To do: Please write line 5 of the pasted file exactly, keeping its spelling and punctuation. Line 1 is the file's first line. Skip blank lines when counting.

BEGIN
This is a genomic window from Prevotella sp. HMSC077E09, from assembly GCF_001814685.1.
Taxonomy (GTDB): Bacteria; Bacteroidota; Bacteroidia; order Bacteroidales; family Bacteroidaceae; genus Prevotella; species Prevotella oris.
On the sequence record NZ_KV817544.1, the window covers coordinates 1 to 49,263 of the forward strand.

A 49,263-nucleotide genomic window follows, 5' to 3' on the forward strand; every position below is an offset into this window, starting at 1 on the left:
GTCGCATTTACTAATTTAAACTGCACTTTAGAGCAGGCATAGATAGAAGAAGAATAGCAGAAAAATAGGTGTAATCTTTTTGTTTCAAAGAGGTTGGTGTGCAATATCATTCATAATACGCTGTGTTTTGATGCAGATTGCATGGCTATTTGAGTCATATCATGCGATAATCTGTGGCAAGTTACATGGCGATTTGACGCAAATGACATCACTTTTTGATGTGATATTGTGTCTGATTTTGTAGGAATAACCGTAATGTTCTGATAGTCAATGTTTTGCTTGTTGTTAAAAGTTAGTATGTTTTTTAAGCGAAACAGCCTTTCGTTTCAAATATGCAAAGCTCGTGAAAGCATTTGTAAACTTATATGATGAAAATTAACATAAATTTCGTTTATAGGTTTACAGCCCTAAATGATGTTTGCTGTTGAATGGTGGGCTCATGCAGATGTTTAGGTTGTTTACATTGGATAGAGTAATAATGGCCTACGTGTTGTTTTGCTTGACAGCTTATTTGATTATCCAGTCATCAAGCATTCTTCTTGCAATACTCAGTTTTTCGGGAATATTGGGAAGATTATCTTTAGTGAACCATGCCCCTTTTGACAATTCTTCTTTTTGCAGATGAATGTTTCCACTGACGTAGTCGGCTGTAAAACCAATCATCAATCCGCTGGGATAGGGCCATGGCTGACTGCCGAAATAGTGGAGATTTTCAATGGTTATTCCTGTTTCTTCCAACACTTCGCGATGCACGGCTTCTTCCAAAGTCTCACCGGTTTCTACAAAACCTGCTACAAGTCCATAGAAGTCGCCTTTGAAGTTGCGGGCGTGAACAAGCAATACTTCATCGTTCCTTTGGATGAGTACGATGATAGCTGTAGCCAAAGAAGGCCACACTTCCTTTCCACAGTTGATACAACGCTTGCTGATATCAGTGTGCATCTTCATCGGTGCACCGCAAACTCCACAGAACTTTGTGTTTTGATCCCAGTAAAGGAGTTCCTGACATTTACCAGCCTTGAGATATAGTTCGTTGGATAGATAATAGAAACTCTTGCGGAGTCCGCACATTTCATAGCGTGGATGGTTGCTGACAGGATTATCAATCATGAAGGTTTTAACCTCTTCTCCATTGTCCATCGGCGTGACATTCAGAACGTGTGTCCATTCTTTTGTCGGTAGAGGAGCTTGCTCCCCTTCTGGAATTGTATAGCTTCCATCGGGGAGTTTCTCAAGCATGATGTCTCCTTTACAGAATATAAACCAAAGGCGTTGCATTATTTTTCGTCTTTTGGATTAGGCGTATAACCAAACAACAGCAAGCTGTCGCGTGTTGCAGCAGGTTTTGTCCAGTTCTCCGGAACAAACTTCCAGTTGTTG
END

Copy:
GTCGCATTTACTAATTTAAACTGCACTTTAGAGCAGGCATAGATAGAAGAAGAATAGCAGAAAAATAGGTGTAATCTTTTTGTTTCAAAGAGGTTGGTGTGCAATATCATTCATAATACGCTGTGTTTTGATGCAGATTGCATGGCTATTTGAGTCATATCATGCGATAATCTGTGGCAAGTTACATGGCGATTTGACGCAAATGACATCACTTTTTGATGTGATATTGTGTCTGATTTTGTAGGAATAACCGTAATGTTCTGATAGTCAATGTTTTGCTTGTTGTTAAAAGTTAGTATGTTTTTTAAGCGAAACAGCCTTTCGTTTCAAATATGCAAAGCTCGTGAAAGCATTTGTAAACTTATATGATGAAAATTAACATAAATTTCGTTTATAGGTTTACAGCCCTAAATGATGTTTGCTGTTGAATGGTGGGCTCATGCAGATGTTTAGGTTGTTTACATTGGATAGAGTAATAATGGCCTACGTGTTGTTTTGCTTGACAGCTTATTTGATTATCCAGTCATCAAGCATTCTTCTTGCAATACTCAGTTTTTCGGGAATATTGGGAAGATTATCTTTAGTGAACCATGCCCCTTTTGACAATTCTTCTTTTTGCAGATGAATGTTTCCACTGACGTAGTCGGCTGTAAAACCAATCATCAATCCGCTGGGATAGGGCCATGGCTGACTGCCGAAATAGTGGAGATTTTCAATGGTTATTCCTGTTTCTTCCAACACTTCGCGATGCACGGCTTCTTCCAAAGTCTCACCGGTTTCTACAAAACCTGCTACAAGTCCATAGAAGTCGCCTTTGAAGTTGCGGGCGTGAACAAGCAATACTTCATCGTTCCTTTGGATGAGTACGATGATAGCTGTAGCCAAAGAAGGCCACACTTCCTTTCCACAGTTGATACAACGCTTGCTGATATCAGTGTGCATCTTCATCGGTGCACCGCAAACTCCACAGAACTTTGTGTTTTGATCCCAGTAAAGGAGTTCCTGACATTTACCAGCCTTGAGATATAGTTCGTTGGATAGATAATAGAAACTCTTGCGGAGTCCGCACATTTCATAGCGTGGATGGTTGCTGACAGGATTATCAATCATGAAGGTTTTAACCTCTTCTCCATTGTCCATCGGCGTGACATTCAGAACGTGTGTCCATTCTTTTGTCGGTAGAGGAGCTTGCTCCCCTTCTGGAATTGTATAGCTTCCATCGGGGAGTTTCTCAAGCATGATGTCTCCTTTACAGAATATAAACCAAAGGCGTTGCATTATTTTTCGTCTTTTGGATTAGGCGTATAACCAAACAACAGCAAGCTGTCGCGTGTTGCAGCAGGTTTTGTCCAGTTCTCCGGAACAAACTTCCAGTTGTTG